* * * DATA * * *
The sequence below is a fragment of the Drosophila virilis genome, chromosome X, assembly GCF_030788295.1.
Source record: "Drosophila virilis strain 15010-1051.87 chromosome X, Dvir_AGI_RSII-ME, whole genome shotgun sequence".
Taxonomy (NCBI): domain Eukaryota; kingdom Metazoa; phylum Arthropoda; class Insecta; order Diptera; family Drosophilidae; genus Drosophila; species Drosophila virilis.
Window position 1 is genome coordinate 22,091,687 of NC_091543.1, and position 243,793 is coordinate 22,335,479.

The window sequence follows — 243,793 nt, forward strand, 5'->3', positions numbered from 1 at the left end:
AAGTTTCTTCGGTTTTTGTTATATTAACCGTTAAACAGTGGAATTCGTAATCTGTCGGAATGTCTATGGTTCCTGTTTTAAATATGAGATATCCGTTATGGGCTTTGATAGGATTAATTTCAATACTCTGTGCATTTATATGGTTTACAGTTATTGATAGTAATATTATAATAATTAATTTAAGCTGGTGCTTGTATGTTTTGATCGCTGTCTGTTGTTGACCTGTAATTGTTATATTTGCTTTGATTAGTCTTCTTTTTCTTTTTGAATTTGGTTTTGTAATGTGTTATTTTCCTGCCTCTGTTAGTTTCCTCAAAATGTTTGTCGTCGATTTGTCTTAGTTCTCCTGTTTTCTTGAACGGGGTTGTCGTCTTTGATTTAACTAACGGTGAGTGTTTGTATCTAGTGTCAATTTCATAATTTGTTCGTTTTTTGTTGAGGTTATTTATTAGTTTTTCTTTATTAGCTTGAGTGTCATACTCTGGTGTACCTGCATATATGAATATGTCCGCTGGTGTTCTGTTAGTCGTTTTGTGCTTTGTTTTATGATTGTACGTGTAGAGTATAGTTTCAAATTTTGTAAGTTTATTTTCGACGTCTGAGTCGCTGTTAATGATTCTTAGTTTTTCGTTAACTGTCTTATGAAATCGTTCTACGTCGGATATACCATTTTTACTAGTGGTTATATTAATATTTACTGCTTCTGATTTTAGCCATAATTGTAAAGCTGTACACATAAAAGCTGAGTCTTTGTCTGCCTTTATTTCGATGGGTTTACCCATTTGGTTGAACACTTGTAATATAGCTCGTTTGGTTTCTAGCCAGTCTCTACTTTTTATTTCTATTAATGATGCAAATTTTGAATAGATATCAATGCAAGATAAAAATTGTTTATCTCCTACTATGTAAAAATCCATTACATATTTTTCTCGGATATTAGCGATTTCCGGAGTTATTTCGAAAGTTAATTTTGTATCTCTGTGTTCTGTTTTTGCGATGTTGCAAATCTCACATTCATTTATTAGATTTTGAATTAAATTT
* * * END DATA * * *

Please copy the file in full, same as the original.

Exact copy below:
The sequence below is a fragment of the Drosophila virilis genome, chromosome X, assembly GCF_030788295.1.
Source record: "Drosophila virilis strain 15010-1051.87 chromosome X, Dvir_AGI_RSII-ME, whole genome shotgun sequence".
Taxonomy (NCBI): domain Eukaryota; kingdom Metazoa; phylum Arthropoda; class Insecta; order Diptera; family Drosophilidae; genus Drosophila; species Drosophila virilis.
Window position 1 is genome coordinate 22,091,687 of NC_091543.1, and position 243,793 is coordinate 22,335,479.

The window sequence follows — 243,793 nt, forward strand, 5'->3', positions numbered from 1 at the left end:
AAGTTTCTTCGGTTTTTGTTATATTAACCGTTAAACAGTGGAATTCGTAATCTGTCGGAATGTCTATGGTTCCTGTTTTAAATATGAGATATCCGTTATGGGCTTTGATAGGATTAATTTCAATACTCTGTGCATTTATATGGTTTACAGTTATTGATAGTAATATTATAATAATTAATTTAAGCTGGTGCTTGTATGTTTTGATCGCTGTCTGTTGTTGACCTGTAATTGTTATATTTGCTTTGATTAGTCTTCTTTTTCTTTTTGAATTTGGTTTTGTAATGTGTTATTTTCCTGCCTCTGTTAGTTTCCTCAAAATGTTTGTCGTCGATTTGTCTTAGTTCTCCTGTTTTCTTGAACGGGGTTGTCGTCTTTGATTTAACTAACGGTGAGTGTTTGTATCTAGTGTCAATTTCATAATTTGTTCGTTTTTTGTTGAGGTTATTTATTAGTTTTTCTTTATTAGCTTGAGTGTCATACTCTGGTGTACCTGCATATATGAATATGTCCGCTGGTGTTCTGTTAGTCGTTTTGTGCTTTGTTTTATGATTGTACGTGTAGAGTATAGTTTCAAATTTTGTAAGTTTATTTTCGACGTCTGAGTCGCTGTTAATGATTCTTAGTTTTTCGTTAACTGTCTTATGAAATCGTTCTACGTCGGATATACCATTTTTACTAGTGGTTATATTAATATTTACTGCTTCTGATTTTAGCCATAATTGTAAAGCTGTACACATAAAAGCTGAGTCTTTGTCTGCCTTTATTTCGATGGGTTTACCCATTTGGTTGAACACTTGTAATATAGCTCGTTTGGTTTCTAGCCAGTCTCTACTTTTTATTTCTATTAATGATGCAAATTTTGAATAGATATCAATGCAAGATAAAAATTGTTTATCTCCTACTATGTAAAAATCCATTACATATTTTTCTCGGATATTAGCGATTTCCGGAGTTATTTCGAAAGTTAATTTTGTATCTCTGTGTTCTGTTTTTGCGATGTTGCAAATCTCACATTCATTTATTAGATTTTGAATTAAATTT